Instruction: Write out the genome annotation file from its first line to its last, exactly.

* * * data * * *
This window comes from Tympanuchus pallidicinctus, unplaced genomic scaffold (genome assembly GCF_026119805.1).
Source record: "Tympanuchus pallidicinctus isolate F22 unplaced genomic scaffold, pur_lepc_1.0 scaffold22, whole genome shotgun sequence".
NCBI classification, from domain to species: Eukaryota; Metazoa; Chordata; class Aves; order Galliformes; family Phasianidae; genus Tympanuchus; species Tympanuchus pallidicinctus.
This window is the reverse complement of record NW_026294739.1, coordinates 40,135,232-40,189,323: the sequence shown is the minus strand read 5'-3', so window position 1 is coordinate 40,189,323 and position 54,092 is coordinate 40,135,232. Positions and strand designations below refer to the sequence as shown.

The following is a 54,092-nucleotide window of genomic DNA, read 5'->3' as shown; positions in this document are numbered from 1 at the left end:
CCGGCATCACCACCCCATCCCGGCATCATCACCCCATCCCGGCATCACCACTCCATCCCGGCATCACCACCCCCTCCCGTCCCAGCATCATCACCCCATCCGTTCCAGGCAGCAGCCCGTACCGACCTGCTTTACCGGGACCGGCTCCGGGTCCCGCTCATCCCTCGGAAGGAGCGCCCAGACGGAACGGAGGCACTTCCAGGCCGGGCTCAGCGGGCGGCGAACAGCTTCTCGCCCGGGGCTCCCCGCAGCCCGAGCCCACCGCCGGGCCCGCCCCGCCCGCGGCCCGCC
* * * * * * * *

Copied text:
This window comes from Tympanuchus pallidicinctus, unplaced genomic scaffold (genome assembly GCF_026119805.1).
Source record: "Tympanuchus pallidicinctus isolate F22 unplaced genomic scaffold, pur_lepc_1.0 scaffold22, whole genome shotgun sequence".
NCBI classification, from domain to species: Eukaryota; Metazoa; Chordata; class Aves; order Galliformes; family Phasianidae; genus Tympanuchus; species Tympanuchus pallidicinctus.
This window is the reverse complement of record NW_026294739.1, coordinates 40,135,232-40,189,323: the sequence shown is the minus strand read 5'-3', so window position 1 is coordinate 40,189,323 and position 54,092 is coordinate 40,135,232. Positions and strand designations below refer to the sequence as shown.

The following is a 54,092-nucleotide window of genomic DNA, read 5'->3' as shown; positions in this document are numbered from 1 at the left end:
CCGGCATCACCACCCCATCCCGGCATCATCACCCCATCCCGGCATCACCACTCCATCCCGGCATCACCACCCCCTCCCGTCCCAGCATCATCACCCCATCCGTTCCAGGCAGCAGCCCGTACCGACCTGCTTTACCGGGACCGGCTCCGGGTCCCGCTCATCCCTCGGAAGGAGCGCCCAGACGGAACGGAGGCACTTCCAGGCCGGGCTCAGCGGGCGGCGAACAGCTTCTCGCCCGGGGCTCCCCGCAGCCCGAGCCCACCGCCGGGCCCGCCCCGCCCGCGGCCCGCC